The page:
I first became aware of Campfire Audio at T.H.E. Show 2016, where the guidebook for the event featured close-up advertising photos and revealed the exotic and purposeful looks of Campfire’s newly launched range of universal-fit earphones. In high-performance audio it is usually not a good idea to judge books by their covers, but sometimes products like the Campfire earphones show such careful attention to construction details and overall design that one can’t help but be impressed. A bit of investigation revealed that Campfire Audio was no ordinary start-up company, but rather had a desirable pedigree in that it was a spin-off from the well-regarded firm ALO Audio.
For those unfamiliar with the name, ALO Audio is an Oregon-based firm that was founded by Ken Ball and that has been around for many years: ALO is best known for its specialised personal audio cables, its superb portable and desktop headphone amplifiers, and outstanding amp/DACs. Indeed, when I first began to explore high-performance personal audio components almost a decade ago, I fondly remember Ken Ball loaning me one of his ALO Rx-series portable headphone amplifiers so that I would have a high-quality platform with which to evaluate earphones and headphones. Over time, it seemed only logical for ALO to branch out to develop a range of specialty earphones to be marketed under the Campfire Audio brand.
Ken Ball and his team launched Campfire Audio in 2015 with the release of the firm’s first three earphones: the Jupiter, Orion, and Lyra. In 2016, Campfire released its flagship Andromeda and Nova earphones, followed by the so-called ‘Liquid Metal’ range consisting of the Lyra II, Dorado, and Vega earphones (the Vega serves as a co-flagship model alongside the Andromeda). Finally, in 2017, Campfire introduced a new mid-priced earphone called the Polaris.
In late 2017 I asked Ken Ball what he thought would be the best Campfire models to review in order to give our readers a good sense for what the Campfire brand is about and after a brief pause he proposed the flagship Andromeda ($1,099) and mid-priced Polaris ($599) models as the subjects for this review.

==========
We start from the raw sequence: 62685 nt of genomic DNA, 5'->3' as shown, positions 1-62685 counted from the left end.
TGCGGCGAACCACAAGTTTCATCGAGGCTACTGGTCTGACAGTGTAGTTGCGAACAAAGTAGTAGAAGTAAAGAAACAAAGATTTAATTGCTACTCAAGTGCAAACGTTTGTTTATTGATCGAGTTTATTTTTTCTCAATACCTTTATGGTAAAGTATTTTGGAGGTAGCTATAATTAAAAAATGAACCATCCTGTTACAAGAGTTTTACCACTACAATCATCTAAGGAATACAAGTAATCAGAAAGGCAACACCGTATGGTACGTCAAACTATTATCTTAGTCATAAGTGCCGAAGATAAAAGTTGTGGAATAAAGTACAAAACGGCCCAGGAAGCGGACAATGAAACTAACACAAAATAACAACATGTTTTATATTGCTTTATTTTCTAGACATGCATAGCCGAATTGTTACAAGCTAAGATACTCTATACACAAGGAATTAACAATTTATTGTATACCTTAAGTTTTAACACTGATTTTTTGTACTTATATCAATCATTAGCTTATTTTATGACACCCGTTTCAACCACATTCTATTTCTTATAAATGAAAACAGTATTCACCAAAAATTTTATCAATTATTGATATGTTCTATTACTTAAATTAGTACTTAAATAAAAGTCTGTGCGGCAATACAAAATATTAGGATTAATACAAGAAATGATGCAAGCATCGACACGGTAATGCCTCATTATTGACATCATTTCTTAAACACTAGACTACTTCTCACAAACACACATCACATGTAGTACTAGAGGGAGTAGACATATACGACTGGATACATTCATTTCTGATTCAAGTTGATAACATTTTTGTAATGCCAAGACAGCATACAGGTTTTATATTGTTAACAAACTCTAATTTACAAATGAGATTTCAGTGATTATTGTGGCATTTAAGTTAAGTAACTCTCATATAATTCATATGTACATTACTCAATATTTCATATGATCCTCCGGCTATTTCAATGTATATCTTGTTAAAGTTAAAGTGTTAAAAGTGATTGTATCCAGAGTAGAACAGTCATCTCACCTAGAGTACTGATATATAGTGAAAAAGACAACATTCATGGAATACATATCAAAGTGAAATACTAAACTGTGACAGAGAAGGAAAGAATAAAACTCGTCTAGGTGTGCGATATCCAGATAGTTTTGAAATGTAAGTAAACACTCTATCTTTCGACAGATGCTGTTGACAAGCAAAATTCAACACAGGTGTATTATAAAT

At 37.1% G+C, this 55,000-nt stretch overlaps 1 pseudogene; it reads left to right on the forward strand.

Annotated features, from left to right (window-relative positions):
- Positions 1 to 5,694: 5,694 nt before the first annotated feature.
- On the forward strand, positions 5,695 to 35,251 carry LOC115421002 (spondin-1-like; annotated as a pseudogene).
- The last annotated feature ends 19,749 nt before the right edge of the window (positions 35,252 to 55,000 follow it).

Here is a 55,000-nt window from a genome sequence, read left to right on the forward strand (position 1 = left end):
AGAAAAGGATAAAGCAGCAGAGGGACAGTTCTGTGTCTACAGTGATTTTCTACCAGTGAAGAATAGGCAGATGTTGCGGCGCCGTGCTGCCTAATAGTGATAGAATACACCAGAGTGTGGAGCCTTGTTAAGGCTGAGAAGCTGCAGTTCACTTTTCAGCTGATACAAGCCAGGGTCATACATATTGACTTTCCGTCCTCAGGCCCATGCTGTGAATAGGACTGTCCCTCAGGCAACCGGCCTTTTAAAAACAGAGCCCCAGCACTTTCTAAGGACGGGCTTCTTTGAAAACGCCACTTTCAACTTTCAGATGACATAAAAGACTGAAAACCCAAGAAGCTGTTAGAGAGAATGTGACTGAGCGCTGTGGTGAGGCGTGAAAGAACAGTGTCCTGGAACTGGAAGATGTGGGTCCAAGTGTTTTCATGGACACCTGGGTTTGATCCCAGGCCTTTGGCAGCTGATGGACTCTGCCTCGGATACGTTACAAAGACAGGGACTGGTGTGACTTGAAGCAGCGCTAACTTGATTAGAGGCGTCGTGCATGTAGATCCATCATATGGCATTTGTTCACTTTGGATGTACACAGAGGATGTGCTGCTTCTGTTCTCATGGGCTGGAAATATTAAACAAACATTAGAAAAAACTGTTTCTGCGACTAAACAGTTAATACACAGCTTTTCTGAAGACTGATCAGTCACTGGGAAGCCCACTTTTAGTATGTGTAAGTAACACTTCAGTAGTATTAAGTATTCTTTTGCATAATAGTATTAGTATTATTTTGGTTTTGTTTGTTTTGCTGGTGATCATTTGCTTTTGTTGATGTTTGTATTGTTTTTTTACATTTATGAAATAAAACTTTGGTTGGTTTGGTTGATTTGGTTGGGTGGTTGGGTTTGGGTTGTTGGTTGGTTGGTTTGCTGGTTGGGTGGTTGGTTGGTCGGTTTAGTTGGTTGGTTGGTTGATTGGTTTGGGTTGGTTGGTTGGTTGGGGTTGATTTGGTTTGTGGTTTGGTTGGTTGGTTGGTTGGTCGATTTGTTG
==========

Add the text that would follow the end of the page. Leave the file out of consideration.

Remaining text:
There are obvious external similarities between most of Campfire’s earphones. All feature crisply-lined, angular earpieces fashioned from metal—either via CNC machining, as in the case of the Andromeda and Polaris, or via a ‘Liquid Metal’ process as used on models such as the Vega, Dorado, and Lyra II. Another signature feature found on all Campfire earphones are thin, angular metal faceplates that bear “CA” logos and are attached with recessed, miniature cap screws. All models use proprietary Campfire beryllium-copper MMCX-type signal cable connectors. Each model in the line-up is treated to its own distinctive colour scheme, making it easy to tell at a glance which model is at hand.
The Andromeda earpiece shells and faceplates are done up in a matt Kelly green anodised finish with accents in the form of silver-coloured metal sound outlet ports and bronze-colour cable connector jacks. In turn, the Polaris arrives with matt textured Royal blue anodized earpiece shells topped off with matt black/cobalt-coloured, Cerakote-finished faceplates, with polished black sound outlet ports and again bronze-colour cable connectors. (Cerakote is a durable polymer-Ceramic Composite coating often used in firearms applications, but that Campfire puts to more musical uses in Polaris and several other earphone models.) It’s on the inside, though, where the biggest differences between Campfire’s various models become apparent.